The Prevalence and Significance of the Early Repolarization Pattern in Sudden Arrhythmic Death Syndrome Families

Greg Mellor, Christopher P. Nelson, Claire Robb, Hariharan Raju, Yanushi Wijeyeratne, Christian Hengstenberg, Wibke Reinhard, Michael Papadakis, Sanjay Sharma, Nilesh J. Samani, Elijah R. Behr
2016 Circulation: Arrhythmia and Electrophysiology  
Background-The early repolarization (ER) pattern is associated with sudden death and has been shown to be heritable. Its significance when identified in families affected by sudden arrhythmic death syndrome (SADS) remains unclear. Methods and Results-We analyzed 12-lead ECGs of 401 first-degree relatives of individuals who had died from SADS. The prevalence of ER patterns was compared with family-clustered controls. ER was more common in SADS family members than in controls (21% versus 8%; odds
more » ... ratio: 5.14; 95% confidence interval, 3.37-7.84) independent of the presence of a familial cardiac diagnosis. Both ascending and horizontal ER patterns were more common. In addition, ER was investigated for associations with findings from ajmaline provocation (n=332), exercise ECG (n=304), and signalaveraged ECG (n=118) when performed. ER was associated with a trend toward late depolarization, in general was suppressed with exercise and was unaffected by ajmaline. Inferior and horizontal patterns were, however, more likely to persist during exercise. Augmentation of ER with ajmaline was rare. Conclusions-The ER pattern is more common in SADS family members than controls adjusted in particular for relatedness. The increased prevalence is irrespective of ER subtype and the presence of other inherited arrhythmia syndromes. ER may therefore represent an underlying heritable arrhythmia syndrome or risk factor for sudden death in the context of other cardiac pathology. The differing response of ER subtypes to exercise and ajmaline provocation suggests underlying mechanisms of both abnormal repolarization and depolarization. (Circ Arrhythm Electrophysiol. 2016;9:e003960. Similarly to previous studies, 32,33 the J-point was suppressed or remain unchanged with ajmaline provocation in the Figure 4. Early repolarization (ER) persisting with exercise. The inferior leads of ECGs from a single individual are shown. ECGs are recorded at rest, pre-exercise, and at time of peak exercise. ER with a notched J-point and horizontal ST segment is seen in all inferior leads at rest. The J-point notching persists, with minimal reduction in amplitude at peak exercise. by guest on December 11, 2017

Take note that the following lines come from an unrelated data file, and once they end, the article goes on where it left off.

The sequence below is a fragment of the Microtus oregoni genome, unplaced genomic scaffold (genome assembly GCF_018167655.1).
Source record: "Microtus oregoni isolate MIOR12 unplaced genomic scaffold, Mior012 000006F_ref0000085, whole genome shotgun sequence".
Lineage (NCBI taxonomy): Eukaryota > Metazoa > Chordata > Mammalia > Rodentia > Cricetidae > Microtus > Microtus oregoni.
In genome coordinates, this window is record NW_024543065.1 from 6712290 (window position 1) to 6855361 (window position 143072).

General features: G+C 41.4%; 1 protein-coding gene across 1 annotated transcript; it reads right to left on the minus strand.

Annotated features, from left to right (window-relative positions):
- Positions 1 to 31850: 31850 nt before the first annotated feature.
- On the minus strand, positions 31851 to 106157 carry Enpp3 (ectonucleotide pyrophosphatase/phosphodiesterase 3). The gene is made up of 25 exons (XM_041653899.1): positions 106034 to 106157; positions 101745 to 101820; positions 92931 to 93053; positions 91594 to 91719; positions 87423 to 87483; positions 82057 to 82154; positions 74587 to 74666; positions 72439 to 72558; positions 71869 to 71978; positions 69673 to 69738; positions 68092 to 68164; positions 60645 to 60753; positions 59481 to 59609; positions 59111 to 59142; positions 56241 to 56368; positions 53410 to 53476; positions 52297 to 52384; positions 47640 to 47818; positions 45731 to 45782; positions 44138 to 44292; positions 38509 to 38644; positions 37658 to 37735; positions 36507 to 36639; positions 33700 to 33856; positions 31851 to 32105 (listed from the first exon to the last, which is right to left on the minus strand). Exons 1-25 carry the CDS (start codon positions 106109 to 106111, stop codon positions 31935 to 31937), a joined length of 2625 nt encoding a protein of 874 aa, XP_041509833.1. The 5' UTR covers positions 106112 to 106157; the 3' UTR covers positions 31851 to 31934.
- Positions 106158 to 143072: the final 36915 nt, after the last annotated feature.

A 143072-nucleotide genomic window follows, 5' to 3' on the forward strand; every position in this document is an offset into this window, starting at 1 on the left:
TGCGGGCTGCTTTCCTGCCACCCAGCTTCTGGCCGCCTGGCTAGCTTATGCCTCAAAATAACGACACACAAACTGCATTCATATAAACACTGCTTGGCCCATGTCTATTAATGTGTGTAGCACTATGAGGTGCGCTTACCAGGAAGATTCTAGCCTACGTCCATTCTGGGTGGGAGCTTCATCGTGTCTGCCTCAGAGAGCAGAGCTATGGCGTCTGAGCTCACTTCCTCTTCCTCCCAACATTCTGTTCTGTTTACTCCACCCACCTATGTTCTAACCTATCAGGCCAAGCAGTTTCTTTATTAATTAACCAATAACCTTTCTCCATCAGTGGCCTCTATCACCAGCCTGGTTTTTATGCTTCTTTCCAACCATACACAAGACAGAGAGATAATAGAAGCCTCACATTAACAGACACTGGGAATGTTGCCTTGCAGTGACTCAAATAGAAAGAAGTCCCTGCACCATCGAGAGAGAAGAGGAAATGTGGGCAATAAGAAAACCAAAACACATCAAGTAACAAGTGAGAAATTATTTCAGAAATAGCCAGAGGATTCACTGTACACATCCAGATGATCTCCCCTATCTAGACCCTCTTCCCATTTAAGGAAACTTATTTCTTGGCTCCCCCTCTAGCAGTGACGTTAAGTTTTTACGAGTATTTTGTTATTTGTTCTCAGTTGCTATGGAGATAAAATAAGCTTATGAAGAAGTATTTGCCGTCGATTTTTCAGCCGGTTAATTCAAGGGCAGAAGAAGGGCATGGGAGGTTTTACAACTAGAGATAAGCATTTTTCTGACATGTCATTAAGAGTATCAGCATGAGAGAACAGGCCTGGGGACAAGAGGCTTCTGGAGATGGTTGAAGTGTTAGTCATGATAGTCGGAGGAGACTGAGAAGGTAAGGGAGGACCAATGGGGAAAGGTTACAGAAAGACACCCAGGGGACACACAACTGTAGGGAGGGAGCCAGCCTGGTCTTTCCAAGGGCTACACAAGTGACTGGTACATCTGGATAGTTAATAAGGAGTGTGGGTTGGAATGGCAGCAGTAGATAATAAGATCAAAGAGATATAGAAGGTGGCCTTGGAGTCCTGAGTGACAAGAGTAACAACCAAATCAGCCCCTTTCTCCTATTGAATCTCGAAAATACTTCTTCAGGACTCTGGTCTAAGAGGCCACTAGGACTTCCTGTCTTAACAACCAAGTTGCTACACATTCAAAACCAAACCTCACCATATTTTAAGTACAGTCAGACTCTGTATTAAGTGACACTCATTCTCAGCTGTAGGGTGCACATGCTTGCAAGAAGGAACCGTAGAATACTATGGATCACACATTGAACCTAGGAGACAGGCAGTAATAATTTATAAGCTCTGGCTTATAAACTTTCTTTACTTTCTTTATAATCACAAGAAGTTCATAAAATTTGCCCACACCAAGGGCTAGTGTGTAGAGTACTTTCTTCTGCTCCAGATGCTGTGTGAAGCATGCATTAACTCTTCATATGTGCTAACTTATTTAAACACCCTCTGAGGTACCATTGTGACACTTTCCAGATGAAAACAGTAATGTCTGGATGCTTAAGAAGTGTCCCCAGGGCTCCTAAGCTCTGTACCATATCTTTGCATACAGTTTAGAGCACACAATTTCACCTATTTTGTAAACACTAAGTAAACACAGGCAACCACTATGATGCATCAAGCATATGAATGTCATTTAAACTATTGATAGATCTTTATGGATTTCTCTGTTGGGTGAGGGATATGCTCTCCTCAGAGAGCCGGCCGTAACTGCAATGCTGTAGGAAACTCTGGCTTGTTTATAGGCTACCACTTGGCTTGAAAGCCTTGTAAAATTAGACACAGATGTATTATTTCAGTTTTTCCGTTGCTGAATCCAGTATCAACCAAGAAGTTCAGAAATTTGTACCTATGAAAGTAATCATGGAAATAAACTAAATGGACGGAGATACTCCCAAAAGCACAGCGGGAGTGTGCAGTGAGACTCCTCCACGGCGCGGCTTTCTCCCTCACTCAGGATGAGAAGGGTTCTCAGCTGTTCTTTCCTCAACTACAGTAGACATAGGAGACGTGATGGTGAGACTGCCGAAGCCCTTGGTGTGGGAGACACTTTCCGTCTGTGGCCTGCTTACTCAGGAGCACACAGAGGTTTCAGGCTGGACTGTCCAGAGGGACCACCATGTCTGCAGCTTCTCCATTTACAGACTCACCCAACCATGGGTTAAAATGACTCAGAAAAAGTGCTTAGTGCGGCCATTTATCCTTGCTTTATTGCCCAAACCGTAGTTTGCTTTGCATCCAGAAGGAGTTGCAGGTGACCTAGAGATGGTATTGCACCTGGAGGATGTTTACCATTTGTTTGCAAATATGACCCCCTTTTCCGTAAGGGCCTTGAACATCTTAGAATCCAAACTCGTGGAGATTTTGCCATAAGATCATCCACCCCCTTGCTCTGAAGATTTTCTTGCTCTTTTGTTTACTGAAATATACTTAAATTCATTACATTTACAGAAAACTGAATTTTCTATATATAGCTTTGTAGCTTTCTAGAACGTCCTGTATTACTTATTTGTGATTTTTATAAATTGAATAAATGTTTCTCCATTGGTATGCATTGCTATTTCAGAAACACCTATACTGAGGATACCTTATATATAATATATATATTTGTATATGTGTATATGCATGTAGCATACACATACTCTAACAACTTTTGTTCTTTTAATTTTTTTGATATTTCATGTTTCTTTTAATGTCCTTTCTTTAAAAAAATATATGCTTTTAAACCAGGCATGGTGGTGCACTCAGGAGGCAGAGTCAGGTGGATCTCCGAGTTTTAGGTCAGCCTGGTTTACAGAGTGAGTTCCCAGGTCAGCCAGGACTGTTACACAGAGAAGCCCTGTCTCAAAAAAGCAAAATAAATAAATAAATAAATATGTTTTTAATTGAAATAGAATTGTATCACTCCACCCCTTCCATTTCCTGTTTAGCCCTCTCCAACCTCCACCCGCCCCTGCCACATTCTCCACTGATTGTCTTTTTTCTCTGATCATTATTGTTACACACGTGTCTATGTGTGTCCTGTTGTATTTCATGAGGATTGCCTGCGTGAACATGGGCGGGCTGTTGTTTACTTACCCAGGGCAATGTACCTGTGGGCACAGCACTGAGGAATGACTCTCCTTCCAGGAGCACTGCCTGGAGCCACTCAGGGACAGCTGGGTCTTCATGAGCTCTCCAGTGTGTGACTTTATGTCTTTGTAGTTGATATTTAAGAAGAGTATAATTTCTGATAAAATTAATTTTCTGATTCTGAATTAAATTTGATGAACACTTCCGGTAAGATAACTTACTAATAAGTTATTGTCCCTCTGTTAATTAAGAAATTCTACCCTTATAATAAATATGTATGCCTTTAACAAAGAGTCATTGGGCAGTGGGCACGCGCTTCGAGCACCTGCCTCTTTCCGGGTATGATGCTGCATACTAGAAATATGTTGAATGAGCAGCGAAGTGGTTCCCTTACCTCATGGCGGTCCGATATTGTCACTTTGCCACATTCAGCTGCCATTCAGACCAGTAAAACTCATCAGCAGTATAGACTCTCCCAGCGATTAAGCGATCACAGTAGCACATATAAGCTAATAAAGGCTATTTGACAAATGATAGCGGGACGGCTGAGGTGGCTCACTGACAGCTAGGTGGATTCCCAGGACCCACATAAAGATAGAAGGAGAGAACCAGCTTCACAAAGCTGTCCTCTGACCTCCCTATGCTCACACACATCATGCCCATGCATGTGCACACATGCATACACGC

doi:10.1161/circep.116.003960 pmid:27255966 fatcat:ratetonbnzebjixepqsrkwbx5a